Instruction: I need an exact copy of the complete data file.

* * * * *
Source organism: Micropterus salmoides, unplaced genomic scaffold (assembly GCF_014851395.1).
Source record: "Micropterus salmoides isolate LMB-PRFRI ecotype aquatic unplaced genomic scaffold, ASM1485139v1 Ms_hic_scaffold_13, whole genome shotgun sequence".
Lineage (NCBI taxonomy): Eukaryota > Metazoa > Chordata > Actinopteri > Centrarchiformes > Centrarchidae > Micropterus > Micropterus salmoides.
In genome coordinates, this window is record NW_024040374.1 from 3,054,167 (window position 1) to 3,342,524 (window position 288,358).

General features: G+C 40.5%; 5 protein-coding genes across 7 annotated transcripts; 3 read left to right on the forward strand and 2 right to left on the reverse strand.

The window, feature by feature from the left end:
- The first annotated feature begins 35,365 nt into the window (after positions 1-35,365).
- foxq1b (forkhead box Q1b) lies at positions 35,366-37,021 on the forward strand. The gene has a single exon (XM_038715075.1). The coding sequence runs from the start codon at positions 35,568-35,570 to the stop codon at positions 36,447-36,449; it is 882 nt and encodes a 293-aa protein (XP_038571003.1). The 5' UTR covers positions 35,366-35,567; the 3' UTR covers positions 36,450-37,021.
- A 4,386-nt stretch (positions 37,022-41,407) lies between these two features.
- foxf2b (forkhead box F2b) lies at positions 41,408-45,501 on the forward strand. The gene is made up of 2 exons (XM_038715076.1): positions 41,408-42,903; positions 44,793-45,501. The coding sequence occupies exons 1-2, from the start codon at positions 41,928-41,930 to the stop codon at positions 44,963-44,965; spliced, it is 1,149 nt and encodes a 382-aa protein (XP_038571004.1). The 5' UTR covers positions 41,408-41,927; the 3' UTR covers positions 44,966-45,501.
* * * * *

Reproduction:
Source organism: Micropterus salmoides, unplaced genomic scaffold (assembly GCF_014851395.1).
Source record: "Micropterus salmoides isolate LMB-PRFRI ecotype aquatic unplaced genomic scaffold, ASM1485139v1 Ms_hic_scaffold_13, whole genome shotgun sequence".
Lineage (NCBI taxonomy): Eukaryota > Metazoa > Chordata > Actinopteri > Centrarchiformes > Centrarchidae > Micropterus > Micropterus salmoides.
In genome coordinates, this window is record NW_024040374.1 from 3,054,167 (window position 1) to 3,342,524 (window position 288,358).

General features: G+C 40.5%; 5 protein-coding genes across 7 annotated transcripts; 3 read left to right on the forward strand and 2 right to left on the reverse strand.

The window, feature by feature from the left end:
- The first annotated feature begins 35,365 nt into the window (after positions 1-35,365).
- foxq1b (forkhead box Q1b) lies at positions 35,366-37,021 on the forward strand. The gene has a single exon (XM_038715075.1). The coding sequence runs from the start codon at positions 35,568-35,570 to the stop codon at positions 36,447-36,449; it is 882 nt and encodes a 293-aa protein (XP_038571003.1). The 5' UTR covers positions 35,366-35,567; the 3' UTR covers positions 36,450-37,021.
- A 4,386-nt stretch (positions 37,022-41,407) lies between these two features.
- foxf2b (forkhead box F2b) lies at positions 41,408-45,501 on the forward strand. The gene is made up of 2 exons (XM_038715076.1): positions 41,408-42,903; positions 44,793-45,501. The coding sequence occupies exons 1-2, from the start codon at positions 41,928-41,930 to the stop codon at positions 44,963-44,965; spliced, it is 1,149 nt and encodes a 382-aa protein (XP_038571004.1). The 5' UTR covers positions 41,408-41,927; the 3' UTR covers positions 44,966-45,501.